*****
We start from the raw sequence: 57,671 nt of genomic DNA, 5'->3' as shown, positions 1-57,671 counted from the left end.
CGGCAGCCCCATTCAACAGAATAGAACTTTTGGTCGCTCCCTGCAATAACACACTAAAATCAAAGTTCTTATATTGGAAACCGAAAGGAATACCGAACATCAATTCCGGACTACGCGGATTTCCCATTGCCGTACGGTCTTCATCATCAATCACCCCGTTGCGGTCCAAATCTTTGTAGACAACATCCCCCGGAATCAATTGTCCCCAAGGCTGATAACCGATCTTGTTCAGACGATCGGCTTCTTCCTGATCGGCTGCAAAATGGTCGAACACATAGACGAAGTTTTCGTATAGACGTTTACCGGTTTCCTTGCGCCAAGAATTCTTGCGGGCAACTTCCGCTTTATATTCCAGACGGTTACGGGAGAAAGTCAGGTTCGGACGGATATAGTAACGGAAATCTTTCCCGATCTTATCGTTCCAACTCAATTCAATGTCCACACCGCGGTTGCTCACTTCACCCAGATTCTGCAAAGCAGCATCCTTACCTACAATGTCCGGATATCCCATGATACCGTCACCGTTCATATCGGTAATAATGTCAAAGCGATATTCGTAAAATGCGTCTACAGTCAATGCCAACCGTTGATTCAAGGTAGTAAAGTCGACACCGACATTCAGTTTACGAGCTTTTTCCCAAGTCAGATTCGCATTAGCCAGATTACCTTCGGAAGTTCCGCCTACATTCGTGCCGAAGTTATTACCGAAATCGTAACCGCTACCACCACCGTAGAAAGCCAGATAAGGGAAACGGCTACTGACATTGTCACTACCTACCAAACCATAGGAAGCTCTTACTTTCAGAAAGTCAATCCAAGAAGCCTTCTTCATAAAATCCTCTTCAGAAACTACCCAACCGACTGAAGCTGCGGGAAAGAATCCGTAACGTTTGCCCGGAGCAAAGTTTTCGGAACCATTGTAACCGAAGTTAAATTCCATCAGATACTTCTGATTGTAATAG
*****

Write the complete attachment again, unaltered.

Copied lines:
We start from the raw sequence: 57,671 nt of genomic DNA, 5'->3' as shown, positions 1-57,671 counted from the left end.
CGGCAGCCCCATTCAACAGAATAGAACTTTTGGTCGCTCCCTGCAATAACACACTAAAATCAAAGTTCTTATATTGGAAACCGAAAGGAATACCGAACATCAATTCCGGACTACGCGGATTTCCCATTGCCGTACGGTCTTCATCATCAATCACCCCGTTGCGGTCCAAATCTTTGTAGACAACATCCCCCGGAATCAATTGTCCCCAAGGCTGATAACCGATCTTGTTCAGACGATCGGCTTCTTCCTGATCGGCTGCAAAATGGTCGAACACATAGACGAAGTTTTCGTATAGACGTTTACCGGTTTCCTTGCGCCAAGAATTCTTGCGGGCAACTTCCGCTTTATATTCCAGACGGTTACGGGAGAAAGTCAGGTTCGGACGGATATAGTAACGGAAATCTTTCCCGATCTTATCGTTCCAACTCAATTCAATGTCCACACCGCGGTTGCTCACTTCACCCAGATTCTGCAAAGCAGCATCCTTACCTACAATGTCCGGATATCCCATGATACCGTCACCGTTCATATCGGTAATAATGTCAAAGCGATATTCGTAAAATGCGTCTACAGTCAATGCCAACCGTTGATTCAAGGTAGTAAAGTCGACACCGACATTCAGTTTACGAGCTTTTTCCCAAGTCAGATTCGCATTAGCCAGATTACCTTCGGAAGTTCCGCCTACATTCGTGCCGAAGTTATTACCGAAATCGTAACCGCTACCACCACCGTAGAAAGCCAGATAAGGGAAACGGCTACTGACATTGTCACTACCTACCAAACCATAGGAAGCTCTTACTTTCAGAAAGTCAATCCAAGAAGCCTTCTTCATAAAATCCTCTTCAGAAACTACCCAACCGACTGAAGCTGCGGGAAAGAATCCGTAACGTTTGCCCGGAGCAAAGTTTTCGGAACCATTGTAACCGAAGTTAAATTCCATCAGATACTTCTGATTGTAATAG